A few nights ago, out of nowhere, I had a dream about this.

I found myself in the atrium of a very modern school. A priest was sitting at a desk with some books in front of him. A nun sat beside him.

She explained that everyone in the school would be going door to door throughout the neighborhood to make sure that every family had a copy of the catechism, the Bible and another book I can't recall.

"What if the families can't afford the books?" I asked.

"Why, this is the key to eternal life," said the priest.

"So Jesus didn't really say 'Come, ye blessed of my Father, possess you the kingdom prepared for you from the foundation of the world. For I was hungry, and you gave me to eat; I was thirsty, and you gave me to drink; I was a stranger, and you took me in: Naked, and you covered me: sick, and you visited me: I was in prison, and you came to me.' ?" I said.

Then I asked: "What he really said was 'Come, for you have sold catechisms and Bibles and good books' ?"

I woke up just then. Just in time to avoid the scene I had set in motion.

This did not strike me as a dream about Jesus or Christianity, only a criticism of the way visionaries have been defanged and declawed so that their challenges might be more palatable and profitable to the shamans and the kings they serve.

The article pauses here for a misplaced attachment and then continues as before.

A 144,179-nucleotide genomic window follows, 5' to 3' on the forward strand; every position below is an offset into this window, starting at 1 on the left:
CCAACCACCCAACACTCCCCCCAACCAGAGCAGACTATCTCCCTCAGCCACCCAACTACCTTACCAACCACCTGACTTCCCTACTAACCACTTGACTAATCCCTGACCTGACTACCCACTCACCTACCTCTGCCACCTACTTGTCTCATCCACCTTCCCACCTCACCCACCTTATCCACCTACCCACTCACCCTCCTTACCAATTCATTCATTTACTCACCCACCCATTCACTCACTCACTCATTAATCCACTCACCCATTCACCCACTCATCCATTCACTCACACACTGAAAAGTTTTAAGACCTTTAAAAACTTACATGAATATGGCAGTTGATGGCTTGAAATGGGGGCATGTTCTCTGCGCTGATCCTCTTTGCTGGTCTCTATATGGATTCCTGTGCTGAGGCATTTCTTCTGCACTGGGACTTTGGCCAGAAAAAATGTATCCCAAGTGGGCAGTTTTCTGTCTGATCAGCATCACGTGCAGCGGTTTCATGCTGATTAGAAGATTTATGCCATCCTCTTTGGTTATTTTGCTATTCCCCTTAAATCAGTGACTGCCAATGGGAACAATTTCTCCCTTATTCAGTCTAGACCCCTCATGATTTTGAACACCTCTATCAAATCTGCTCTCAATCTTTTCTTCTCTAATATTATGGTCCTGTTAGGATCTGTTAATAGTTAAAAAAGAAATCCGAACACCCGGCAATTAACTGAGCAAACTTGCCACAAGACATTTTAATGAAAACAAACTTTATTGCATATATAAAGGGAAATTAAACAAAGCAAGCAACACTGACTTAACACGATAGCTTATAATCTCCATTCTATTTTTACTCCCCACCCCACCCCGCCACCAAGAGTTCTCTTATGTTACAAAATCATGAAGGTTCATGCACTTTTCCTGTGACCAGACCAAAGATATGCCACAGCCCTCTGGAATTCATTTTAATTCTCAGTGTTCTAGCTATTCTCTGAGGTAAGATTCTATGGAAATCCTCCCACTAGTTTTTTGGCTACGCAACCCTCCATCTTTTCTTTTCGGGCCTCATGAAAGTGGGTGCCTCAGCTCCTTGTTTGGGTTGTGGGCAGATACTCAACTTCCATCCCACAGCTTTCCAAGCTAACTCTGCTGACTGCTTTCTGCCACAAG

The real imperative is much wilder, impractical, almost impossible. It breaks through laws, regulations, tame social manners. It doesn't justify war or profiteering or sexualizing; nor does it provide the convenient hypocritical tut-tutting. The great visionaries saw something far, far beyond a well-ordered society and the churches and armies and brothels and cotillions.

Don't just do something, as Buddhists like to say, stand there!

Turn the other cheek. Begin the ending. Love the hate. Paint colors over what is gray or black or white. Do nothing.

We must.

Wednesday, December 20, 2006

Breaking Up Is Easy

A friend who is thinking of leaving her husband -- for the record, I wish she wouldn't -- asks why it is that married people in middle age split up. It seems true. Is it? If so, why?

It is true, at least in the United States, according to the Bureau of the Census.

Up through age 49, divorced men make up no more than 29.5 percent of their peers. This jumps to 40.8 percent in the ages of 50 to 59. Then it declines to 30.9 percent in the following age decade. For divorced women the same percentages are 35.4 percent, 38.9 percent, 28.4 percent. (See Kreider,Rose M., 2005. Number, Timing,and Duration of Marriages and Divorces: 2001. Current Population Reports, P70-97. U.S. Census Bureau, Washington,D.C., which you can download here.)